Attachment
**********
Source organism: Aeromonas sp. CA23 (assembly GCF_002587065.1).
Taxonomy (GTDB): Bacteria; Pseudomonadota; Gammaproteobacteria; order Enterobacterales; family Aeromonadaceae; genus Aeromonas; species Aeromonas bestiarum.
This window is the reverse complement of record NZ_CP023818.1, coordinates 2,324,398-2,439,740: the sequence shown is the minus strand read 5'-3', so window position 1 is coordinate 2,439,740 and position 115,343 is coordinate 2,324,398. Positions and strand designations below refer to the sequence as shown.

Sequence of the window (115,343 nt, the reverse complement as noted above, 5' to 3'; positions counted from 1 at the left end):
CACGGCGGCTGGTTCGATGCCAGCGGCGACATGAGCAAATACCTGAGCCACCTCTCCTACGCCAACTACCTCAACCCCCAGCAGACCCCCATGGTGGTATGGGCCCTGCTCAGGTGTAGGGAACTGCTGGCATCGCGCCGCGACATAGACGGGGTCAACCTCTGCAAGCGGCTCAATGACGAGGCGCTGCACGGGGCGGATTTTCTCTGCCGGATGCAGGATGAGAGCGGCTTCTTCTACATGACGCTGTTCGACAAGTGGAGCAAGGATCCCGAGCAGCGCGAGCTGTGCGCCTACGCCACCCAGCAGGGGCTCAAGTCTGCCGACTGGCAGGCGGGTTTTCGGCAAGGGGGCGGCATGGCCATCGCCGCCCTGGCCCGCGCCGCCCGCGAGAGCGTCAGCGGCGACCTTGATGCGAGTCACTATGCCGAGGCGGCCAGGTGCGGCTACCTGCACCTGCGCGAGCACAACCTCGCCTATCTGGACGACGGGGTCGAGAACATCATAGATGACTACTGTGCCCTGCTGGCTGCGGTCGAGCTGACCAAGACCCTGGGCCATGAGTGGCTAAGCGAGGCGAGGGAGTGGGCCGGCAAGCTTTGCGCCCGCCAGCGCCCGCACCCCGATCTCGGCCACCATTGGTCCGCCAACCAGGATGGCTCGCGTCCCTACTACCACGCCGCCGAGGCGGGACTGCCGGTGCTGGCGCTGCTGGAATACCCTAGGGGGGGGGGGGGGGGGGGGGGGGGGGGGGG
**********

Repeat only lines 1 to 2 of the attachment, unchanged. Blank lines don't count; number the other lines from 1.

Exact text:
Source organism: Aeromonas sp. CA23 (assembly GCF_002587065.1).
Taxonomy (GTDB): Bacteria; Pseudomonadota; Gammaproteobacteria; order Enterobacterales; family Aeromonadaceae; genus Aeromonas; species Aeromonas bestiarum.